May 28, 2014

The U.S. Army is looking to expand the possibilities for 3D printing by partnering with NASA and the University of Alabama in Huntsville to promote this emerging technology.

In May 2014, leaders from the U.S. Army Aviation and Missile Research Development and Engineering Center (AMRDEC) and NASA's Marshall Space Flight Center (MSFC) officially established an Additive Manufacturing Integrated Product Team (IPT) to engage in research and development of additive manufacturing.

"When you come to learn and appreciate the potential of AM, it's hard not to judge this as a true game-changer; one that will ultimately have far reaching, historical impacts onto our society at-large," said acting AMRDEC Director James Lackey.

AMRDEC is looking currently at trade studies investigating AM, to minimize cost and optimized performance of missile structures, using topology optimization routines to enhance design and analysis of AM built structures, and characterizing materials and processes for specific missile applications.

"Teaming with NASA MSFC and other partners, AMRDEC will investigate procurements of AM machines to support our research needs, build a cadre of engineers and scientists savvy on this technology, fabricate and performance test qualify components for ground and flight test," he said.

Additive manufacturing, or 3D printing, had a high level of interest for AMRDEC and NASA. The U.S. Army's Rapid Equipping Force (REF) deployed mobile laboratories to the war zone in Afghanistan back in 2012/2013. The lab costs about $2.8 million each and includes a 3D Printer and a CNC machine for producing parts and components from steel and aluminum. The lab allows soldiers at the war zone to design, modify and produce parts themselves and no long have to ask help back in the states. And researchers at Picatinny Arsenal in New Jersey, a military research and manufacturing facility, are using additive manufacturing and 3D printing to print electronics, weapon components, and training models.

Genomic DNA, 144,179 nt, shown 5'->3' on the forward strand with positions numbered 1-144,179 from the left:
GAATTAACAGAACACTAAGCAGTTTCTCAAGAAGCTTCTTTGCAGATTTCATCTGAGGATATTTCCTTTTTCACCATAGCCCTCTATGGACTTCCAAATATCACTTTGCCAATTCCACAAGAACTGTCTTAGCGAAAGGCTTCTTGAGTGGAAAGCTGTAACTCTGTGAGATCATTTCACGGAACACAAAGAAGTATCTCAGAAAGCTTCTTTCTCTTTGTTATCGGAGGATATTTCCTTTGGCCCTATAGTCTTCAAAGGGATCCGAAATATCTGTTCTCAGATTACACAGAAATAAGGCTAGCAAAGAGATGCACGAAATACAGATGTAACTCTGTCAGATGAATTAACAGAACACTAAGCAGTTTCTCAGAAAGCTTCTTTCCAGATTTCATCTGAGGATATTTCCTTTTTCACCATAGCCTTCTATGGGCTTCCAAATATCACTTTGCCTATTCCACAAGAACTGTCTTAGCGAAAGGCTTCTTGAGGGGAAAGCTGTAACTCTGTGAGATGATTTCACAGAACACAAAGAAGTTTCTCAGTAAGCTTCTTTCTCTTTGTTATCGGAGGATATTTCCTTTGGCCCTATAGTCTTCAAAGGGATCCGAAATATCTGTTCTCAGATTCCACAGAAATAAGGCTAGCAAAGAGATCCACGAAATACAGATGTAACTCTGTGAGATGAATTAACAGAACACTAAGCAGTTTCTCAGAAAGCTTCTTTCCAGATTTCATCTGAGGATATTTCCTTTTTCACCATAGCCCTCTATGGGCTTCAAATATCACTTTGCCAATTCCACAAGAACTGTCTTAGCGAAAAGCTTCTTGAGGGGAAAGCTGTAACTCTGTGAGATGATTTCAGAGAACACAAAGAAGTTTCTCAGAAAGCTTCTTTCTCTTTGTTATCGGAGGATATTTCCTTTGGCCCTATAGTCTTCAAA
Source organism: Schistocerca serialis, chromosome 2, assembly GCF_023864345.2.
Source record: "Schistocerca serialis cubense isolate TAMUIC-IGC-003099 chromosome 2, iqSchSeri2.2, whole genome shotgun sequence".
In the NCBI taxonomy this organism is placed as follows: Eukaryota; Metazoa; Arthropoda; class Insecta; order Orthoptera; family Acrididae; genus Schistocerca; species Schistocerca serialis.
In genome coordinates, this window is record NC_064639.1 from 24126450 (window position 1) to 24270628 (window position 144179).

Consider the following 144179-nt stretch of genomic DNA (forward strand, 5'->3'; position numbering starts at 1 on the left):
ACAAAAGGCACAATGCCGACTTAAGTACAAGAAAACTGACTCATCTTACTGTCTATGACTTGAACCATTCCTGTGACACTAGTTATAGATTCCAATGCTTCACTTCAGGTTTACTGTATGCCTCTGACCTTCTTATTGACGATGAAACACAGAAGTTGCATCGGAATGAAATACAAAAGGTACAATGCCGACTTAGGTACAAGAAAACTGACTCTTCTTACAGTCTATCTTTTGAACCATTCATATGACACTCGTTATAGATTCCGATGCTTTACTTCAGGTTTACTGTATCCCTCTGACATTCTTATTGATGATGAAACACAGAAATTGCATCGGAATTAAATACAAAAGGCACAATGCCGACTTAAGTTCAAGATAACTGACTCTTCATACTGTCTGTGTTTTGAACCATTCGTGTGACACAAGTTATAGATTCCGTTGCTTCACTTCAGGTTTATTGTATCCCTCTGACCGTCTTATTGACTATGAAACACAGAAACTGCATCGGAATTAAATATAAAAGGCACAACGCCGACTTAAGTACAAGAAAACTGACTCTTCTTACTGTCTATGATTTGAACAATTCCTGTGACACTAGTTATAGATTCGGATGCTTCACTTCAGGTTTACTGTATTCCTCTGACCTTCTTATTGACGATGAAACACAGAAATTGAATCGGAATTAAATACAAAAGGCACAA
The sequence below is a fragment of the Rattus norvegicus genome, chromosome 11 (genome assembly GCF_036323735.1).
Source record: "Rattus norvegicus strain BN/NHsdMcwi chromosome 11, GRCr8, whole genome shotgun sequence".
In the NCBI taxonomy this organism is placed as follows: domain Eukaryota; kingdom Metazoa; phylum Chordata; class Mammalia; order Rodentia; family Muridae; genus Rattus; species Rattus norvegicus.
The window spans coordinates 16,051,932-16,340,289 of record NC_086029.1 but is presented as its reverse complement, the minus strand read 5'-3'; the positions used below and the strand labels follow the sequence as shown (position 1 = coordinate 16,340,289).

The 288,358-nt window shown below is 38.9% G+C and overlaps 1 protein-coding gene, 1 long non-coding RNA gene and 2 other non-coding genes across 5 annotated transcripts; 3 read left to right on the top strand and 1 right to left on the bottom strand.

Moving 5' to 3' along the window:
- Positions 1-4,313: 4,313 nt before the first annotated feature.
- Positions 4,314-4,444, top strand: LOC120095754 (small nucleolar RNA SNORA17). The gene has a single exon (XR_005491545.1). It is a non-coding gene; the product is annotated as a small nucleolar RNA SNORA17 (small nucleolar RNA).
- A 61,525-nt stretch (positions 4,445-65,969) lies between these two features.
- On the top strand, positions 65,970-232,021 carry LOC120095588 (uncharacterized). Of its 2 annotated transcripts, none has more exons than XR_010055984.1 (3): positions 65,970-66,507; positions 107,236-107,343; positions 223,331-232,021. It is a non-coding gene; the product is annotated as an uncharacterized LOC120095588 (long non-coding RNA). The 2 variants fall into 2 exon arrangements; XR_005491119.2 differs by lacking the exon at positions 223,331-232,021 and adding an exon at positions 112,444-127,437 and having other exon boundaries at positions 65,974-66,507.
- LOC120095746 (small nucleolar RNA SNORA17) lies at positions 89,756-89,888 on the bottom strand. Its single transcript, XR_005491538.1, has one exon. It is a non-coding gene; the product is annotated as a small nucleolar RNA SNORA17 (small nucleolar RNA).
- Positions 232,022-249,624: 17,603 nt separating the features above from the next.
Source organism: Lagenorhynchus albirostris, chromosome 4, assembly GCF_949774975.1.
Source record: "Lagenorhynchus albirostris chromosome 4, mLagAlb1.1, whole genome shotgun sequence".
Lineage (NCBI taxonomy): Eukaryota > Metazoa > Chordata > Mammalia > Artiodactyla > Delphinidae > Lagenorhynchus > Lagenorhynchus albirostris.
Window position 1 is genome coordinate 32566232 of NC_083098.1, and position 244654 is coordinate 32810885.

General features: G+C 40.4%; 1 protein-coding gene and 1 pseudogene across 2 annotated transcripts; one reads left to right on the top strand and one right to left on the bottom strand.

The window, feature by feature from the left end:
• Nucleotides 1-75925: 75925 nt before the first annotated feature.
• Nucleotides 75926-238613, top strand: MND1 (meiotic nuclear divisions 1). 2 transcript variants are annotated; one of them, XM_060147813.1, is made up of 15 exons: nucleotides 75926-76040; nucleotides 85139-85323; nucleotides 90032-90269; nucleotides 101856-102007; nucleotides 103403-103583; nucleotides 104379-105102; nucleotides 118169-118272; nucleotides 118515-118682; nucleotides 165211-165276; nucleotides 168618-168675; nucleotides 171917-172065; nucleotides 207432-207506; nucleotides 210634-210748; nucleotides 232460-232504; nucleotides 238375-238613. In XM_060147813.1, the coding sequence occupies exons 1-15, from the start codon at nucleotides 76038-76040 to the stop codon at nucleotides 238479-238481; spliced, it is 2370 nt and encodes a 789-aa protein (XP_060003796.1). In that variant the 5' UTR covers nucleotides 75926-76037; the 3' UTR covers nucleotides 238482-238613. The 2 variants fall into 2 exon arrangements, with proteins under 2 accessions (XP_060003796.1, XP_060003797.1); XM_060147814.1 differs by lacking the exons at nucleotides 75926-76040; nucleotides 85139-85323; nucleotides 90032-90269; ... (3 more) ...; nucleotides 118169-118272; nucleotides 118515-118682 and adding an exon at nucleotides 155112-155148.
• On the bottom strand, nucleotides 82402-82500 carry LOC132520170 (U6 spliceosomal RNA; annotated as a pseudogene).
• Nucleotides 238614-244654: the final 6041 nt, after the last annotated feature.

At NASA, the revolution is already under way. NASA engineers at the Marshall Space Flight Center in Huntsville, Ala., has already finished testing a rocket engine injector made through additive manufacturing. Led by NASA's Space Technology Mission Direc­torate, the agency has launched a number of formal programs to prototype new tools for current and future missions using additive manufacturing. Meanwhile, NASA is planning to launch the first 3D printer to International Space Station in 2014. If successful, the 3D Printing in Zero G Experiment will be the first device to manufacture parts in space. Moreover, researchers at NASA and Stanford University are trying to 3D print cell clusters that can produce non-living structural biomaterials like bone minerals, tooth enamel and wood in space.

Dr. Dale Thomas, Marshall Center's associate director, technical, signed the IPT charter for NASA. "Additive manufacturing is a step toward the future," he said. "It is changing the way organizations design and manufacture products around the world, and space is one of the key places where humanity will see the impact of this technology."

Posted in 3D Printing Applications


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Matthew doherty wrote at 5/28/2014 4:47:25 PM:

Very interesting and revolutionary with the battle assests of mobile labs able to produce parts without putting vechicles out of comission for too long.

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